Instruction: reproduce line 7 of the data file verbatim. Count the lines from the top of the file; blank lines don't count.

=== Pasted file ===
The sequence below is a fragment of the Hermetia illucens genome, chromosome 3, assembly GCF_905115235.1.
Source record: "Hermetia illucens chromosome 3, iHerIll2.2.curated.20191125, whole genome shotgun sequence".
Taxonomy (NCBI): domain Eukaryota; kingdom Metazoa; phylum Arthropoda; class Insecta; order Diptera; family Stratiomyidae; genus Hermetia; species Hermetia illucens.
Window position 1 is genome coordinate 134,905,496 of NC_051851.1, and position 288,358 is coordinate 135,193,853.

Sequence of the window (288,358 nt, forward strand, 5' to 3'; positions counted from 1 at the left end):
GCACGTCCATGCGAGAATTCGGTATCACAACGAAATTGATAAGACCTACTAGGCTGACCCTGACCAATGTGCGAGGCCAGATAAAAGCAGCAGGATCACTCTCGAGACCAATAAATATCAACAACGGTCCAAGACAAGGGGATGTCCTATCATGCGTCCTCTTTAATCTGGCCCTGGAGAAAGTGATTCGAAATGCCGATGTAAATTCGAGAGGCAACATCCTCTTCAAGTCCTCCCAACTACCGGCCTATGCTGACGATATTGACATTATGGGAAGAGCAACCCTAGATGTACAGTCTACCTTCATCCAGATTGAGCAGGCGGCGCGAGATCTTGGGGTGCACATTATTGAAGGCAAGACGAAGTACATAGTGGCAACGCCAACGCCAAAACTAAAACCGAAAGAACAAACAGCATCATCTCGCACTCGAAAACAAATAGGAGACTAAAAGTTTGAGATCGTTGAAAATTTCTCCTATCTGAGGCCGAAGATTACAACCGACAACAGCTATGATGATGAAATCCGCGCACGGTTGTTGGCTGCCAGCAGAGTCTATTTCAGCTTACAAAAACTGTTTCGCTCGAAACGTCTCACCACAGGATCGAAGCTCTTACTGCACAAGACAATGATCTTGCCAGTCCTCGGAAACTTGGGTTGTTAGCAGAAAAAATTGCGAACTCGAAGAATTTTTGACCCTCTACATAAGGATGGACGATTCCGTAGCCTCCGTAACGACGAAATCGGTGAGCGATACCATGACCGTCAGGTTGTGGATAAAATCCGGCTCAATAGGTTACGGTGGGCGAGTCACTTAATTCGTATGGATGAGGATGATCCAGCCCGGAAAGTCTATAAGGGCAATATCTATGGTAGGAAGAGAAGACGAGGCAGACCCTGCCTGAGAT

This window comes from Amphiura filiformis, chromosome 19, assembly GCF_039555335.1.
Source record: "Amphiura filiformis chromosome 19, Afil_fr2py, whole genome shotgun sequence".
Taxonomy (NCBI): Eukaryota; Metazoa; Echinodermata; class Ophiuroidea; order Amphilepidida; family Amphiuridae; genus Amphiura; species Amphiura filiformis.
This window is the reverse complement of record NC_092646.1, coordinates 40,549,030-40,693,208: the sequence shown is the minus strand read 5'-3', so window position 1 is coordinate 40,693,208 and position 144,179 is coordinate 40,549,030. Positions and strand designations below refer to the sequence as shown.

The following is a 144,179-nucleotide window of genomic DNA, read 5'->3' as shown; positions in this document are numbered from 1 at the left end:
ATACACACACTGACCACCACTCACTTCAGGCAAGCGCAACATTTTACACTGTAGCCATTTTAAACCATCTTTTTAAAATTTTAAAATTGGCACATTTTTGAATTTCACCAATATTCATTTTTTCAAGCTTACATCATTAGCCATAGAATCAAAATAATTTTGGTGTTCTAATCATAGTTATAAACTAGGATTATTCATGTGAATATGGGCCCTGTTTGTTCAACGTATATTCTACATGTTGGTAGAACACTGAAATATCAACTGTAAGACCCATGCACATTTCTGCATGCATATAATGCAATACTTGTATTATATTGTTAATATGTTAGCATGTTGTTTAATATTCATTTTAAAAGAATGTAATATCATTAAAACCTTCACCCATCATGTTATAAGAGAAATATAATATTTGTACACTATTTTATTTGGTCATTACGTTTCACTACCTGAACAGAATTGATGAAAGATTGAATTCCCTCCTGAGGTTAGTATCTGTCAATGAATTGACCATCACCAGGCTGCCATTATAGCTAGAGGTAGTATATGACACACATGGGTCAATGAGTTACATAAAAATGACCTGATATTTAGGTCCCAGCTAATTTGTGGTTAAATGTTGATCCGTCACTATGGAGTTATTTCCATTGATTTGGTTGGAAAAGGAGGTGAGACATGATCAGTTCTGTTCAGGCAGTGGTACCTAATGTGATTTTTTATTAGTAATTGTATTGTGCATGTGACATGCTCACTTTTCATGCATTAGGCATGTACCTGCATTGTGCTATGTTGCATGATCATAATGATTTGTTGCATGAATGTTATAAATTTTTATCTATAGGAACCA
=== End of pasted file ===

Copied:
This window comes from Amphiura filiformis, chromosome 19, assembly GCF_039555335.1.